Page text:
In he was depressed and uncertain about his prospects. His solution to his malaise was to write a spelling book. He could not have known his cure for the blues would teach generations of American children to read and help make America the most literate nation in Western history. He was born Oct. His family was prominent, but poor. His father had to mortgage his farm to send him to Yale College in New Haven.
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In he was depressed and uncertain about his prospects. His solution to his malaise was to write a spelling book. He could not have known his cure for the blues would teach generations of American children to read and help make America the most literate nation in Western history.
He was born Oct. His family was prominent, but poor. His father had to mortgage his farm to send him to Yale College in New Haven. The American Revolution disrupted his studies, causing food shortages and the threat of British invasion.
He wanted to practice law, but after he graduated he found the war had suppressed demand for lawyers. In late , he was 20 years old and, in his own words ,. Noah Webster, Sr. Noah Webster, Jr. He did the only thing he was qualified for: he opened a school in Sharon, Conn.
In his dissertation he argued that education was important to spread the Christian religion. He also courted year-old Juliana Smith, sister to a future governor, but she rejected him as too boring.
He turned his attention to Rebecca Pardee, a beautiful young woman who was torn between him and a Continental Army major. He spent the winter looking for a job, without any luck. There he was able to open a school. Webser, though, was depressed and fearful. In his memoirs he described himself in the third person:.
The speller then in use on both sides of the Atlantic was written by an English clergyman named Thomas Dilworth. Webster considered it wrong for a country then fighting for independence from its oppressor. Webster was an ardent nationalist who wanted the blue-backed speller, along with the dictionary he would eventually write, to create a uniquely American language and education.
He furiously went to work on his speller with the aim of developing a new standard of spelling and pronunciation. The blue-backed speller has been published continuously since under several titles , with nearly million copies printed. It took decades longer to prevent other people from stealing his work. Noah Webster lobbied for years for a national copyright law. He finally succeeded in with the help of his distant relative , Daniel Webster. By then he may have known how popular the blue-backed speller had become.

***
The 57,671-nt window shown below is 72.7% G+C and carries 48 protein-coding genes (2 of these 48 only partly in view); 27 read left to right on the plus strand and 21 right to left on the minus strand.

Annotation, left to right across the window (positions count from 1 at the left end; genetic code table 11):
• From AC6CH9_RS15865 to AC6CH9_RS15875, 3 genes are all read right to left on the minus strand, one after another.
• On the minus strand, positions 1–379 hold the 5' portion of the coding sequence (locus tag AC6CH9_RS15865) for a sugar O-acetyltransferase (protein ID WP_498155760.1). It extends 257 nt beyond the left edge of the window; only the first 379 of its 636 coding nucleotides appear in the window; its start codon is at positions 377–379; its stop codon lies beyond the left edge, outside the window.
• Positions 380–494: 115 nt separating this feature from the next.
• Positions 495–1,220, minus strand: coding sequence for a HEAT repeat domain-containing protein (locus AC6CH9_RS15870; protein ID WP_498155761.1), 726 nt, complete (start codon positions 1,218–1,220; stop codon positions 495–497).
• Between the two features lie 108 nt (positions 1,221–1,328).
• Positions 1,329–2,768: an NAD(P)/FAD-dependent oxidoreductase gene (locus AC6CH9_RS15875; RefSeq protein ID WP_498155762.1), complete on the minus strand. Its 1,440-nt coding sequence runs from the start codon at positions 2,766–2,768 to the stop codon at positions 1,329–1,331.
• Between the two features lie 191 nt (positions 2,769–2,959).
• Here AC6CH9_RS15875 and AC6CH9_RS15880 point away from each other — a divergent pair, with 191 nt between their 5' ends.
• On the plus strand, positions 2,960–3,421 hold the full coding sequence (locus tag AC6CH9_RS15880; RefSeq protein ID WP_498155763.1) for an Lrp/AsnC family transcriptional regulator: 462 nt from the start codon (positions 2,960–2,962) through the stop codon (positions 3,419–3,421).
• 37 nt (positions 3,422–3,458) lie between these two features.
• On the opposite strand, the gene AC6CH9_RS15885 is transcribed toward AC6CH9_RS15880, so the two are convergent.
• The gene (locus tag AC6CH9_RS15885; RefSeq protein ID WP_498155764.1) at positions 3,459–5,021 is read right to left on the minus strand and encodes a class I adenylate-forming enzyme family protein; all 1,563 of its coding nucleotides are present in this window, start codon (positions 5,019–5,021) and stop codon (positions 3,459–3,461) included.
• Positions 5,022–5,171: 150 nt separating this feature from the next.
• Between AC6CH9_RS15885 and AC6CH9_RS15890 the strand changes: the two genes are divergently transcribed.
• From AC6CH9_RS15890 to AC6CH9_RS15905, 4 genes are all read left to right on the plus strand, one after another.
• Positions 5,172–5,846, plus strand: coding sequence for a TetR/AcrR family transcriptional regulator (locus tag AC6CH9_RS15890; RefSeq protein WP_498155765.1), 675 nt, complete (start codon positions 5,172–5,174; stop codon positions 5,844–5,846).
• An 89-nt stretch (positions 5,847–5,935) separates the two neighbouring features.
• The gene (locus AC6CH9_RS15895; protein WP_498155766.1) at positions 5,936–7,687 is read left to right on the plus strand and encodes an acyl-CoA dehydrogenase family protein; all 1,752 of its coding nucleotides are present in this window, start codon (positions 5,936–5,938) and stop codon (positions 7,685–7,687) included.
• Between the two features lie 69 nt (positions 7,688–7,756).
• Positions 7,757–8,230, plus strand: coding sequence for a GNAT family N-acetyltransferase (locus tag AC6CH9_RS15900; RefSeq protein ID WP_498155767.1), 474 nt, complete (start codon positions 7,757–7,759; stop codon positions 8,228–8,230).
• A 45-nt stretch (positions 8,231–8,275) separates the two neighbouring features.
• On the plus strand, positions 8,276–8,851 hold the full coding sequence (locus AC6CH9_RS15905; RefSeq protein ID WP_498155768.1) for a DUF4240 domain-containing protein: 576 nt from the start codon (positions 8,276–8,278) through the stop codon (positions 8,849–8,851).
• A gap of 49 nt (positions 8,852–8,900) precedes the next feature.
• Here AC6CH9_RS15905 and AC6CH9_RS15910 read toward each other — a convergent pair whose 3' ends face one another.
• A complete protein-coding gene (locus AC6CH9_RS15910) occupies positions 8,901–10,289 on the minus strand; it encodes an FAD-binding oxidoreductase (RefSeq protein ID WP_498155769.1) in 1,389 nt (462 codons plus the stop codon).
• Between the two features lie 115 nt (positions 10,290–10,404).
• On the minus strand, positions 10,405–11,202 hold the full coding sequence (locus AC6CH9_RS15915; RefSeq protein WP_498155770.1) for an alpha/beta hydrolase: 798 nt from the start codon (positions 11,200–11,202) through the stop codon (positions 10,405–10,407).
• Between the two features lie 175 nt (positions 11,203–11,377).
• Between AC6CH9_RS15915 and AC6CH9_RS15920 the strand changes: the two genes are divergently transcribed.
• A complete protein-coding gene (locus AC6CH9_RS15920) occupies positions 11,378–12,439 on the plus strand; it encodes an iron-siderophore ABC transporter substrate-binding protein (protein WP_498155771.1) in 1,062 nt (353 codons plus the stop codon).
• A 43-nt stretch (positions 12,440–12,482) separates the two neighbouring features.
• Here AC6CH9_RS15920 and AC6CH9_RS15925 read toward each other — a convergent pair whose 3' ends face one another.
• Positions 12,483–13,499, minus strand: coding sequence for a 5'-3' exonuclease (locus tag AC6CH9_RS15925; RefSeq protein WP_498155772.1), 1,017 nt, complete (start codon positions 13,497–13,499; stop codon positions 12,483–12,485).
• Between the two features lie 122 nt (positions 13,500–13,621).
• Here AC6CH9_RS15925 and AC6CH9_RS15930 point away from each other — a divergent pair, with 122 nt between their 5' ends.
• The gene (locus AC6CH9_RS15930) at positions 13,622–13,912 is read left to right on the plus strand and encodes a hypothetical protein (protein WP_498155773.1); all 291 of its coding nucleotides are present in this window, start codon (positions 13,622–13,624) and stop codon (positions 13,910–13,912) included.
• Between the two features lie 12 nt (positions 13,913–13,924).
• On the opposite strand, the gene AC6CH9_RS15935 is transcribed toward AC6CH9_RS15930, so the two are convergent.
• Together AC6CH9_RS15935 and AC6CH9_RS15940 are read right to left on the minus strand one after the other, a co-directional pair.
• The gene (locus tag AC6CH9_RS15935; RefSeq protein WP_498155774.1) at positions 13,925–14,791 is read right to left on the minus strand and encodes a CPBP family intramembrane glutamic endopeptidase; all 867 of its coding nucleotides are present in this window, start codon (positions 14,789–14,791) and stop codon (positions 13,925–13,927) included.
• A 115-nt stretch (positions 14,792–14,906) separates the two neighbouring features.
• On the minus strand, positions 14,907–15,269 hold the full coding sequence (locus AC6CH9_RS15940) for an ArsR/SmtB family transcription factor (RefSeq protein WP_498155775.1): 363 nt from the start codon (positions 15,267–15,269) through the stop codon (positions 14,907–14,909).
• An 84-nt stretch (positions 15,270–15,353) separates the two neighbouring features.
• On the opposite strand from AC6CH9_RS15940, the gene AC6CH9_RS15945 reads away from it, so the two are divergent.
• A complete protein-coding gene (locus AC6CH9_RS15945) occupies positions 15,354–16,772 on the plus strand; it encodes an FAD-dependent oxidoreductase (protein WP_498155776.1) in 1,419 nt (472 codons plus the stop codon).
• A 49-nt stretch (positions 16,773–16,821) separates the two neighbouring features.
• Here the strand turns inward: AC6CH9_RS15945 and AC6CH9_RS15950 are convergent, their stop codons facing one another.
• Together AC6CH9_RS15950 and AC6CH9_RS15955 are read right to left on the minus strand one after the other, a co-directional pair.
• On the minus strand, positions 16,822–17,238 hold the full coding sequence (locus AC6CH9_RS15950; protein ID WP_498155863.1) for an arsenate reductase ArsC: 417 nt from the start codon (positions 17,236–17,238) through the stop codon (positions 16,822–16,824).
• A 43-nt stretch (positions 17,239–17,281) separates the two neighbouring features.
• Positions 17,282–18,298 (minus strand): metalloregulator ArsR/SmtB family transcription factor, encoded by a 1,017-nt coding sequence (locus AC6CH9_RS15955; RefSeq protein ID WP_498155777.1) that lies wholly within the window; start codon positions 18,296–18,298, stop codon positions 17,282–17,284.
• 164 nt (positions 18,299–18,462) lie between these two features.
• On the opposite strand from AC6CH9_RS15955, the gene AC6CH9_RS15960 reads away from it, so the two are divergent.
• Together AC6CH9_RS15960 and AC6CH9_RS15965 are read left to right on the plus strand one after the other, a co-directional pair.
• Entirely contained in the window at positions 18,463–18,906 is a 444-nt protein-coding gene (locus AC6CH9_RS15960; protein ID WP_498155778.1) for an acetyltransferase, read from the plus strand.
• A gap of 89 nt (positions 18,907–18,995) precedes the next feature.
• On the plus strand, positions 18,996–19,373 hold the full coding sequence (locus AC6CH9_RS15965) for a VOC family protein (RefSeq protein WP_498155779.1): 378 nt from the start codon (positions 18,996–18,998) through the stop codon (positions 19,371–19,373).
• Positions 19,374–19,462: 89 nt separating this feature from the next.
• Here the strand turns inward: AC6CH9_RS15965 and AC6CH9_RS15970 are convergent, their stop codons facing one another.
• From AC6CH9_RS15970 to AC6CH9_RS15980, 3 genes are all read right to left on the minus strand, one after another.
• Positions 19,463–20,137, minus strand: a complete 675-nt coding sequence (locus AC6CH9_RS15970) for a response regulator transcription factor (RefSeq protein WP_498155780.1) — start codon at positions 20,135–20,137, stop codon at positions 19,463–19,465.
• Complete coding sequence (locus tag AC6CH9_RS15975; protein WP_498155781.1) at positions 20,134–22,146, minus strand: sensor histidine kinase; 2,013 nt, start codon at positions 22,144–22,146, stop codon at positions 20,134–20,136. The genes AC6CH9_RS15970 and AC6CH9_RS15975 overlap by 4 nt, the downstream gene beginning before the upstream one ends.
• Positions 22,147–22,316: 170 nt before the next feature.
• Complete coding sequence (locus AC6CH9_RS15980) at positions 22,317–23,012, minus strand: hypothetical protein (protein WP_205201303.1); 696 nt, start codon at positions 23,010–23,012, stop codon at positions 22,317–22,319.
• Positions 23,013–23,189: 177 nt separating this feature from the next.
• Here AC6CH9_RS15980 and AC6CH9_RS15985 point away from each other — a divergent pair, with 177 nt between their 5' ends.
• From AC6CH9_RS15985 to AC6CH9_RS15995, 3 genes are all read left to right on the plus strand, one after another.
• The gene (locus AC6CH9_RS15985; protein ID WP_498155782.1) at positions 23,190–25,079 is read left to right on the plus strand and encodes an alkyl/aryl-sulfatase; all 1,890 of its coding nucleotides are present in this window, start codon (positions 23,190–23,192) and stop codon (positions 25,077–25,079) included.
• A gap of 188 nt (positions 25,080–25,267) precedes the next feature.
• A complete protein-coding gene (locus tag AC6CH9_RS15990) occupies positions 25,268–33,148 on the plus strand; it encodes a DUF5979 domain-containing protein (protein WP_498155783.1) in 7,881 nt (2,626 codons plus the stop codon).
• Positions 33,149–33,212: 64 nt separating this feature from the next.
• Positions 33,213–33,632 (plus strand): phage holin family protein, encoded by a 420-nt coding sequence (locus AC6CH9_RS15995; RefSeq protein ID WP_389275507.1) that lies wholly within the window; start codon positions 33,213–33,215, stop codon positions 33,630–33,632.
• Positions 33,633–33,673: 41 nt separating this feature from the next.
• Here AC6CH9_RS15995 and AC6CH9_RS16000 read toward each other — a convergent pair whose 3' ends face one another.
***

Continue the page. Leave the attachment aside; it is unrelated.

Many of the founding fathers home-schooled their children with the book. Benjamin Franklin used it to teach his granddaughter to read. From the depths of depression and unrequited love, Noah Webster laid the foundation for American education for more than a century. Language - New England Historical Society. You must be logged in to post a comment Login. You must be logged in to post a comment. New England Historical Society.
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Noah Webster Jr. October 16, — May 28, was an American lexicographer , textbook pioneer, English-language spelling reformer , political writer , editor, and prolific author. He has been called the "Father of American Scholarship and Education". His "Blue-backed Speller" books taught five generations of American children how to spell and read. Webster's name has become synonymous with "dictionary" in the United States, especially the modern Merriam-Webster dictionary that was first published in as An American Dictionary of the English Language. He passed the bar examination after studying law under Oliver Ellsworth and others, but was unable to find work as a lawyer. He found some financial success by opening a private school and writing a series of educational books, including the "Blue-Backed Speller.
Webster's Blue-Backed Speller
As the Revolutionary War was ending in , a former soldier in that conflict named Noah Webster published a book that was to have an enormous influence on American culture. The book in question is the first volume of A Grammatical Institute of the English Language, a three-volume work that sought to transform the way Americans were taught to speak and write English. With this publication Webster hoped to extend the ideals of the American Revolution into the realms of language and literature. A Grammatical Institute of the English Language was a success, particularly volume one, which dealt with spelling and related topics. Revised versions of the book remained in general use for the whole of the 19th century. The book has never been out of print, and about million copies have been sold so far. He believed that the American people were the proper arbiters of correct speech, and that spelling should be simplified and brought into better agreement with pronunciation.
Noah Webster Cures the Blues With a Spelling Book
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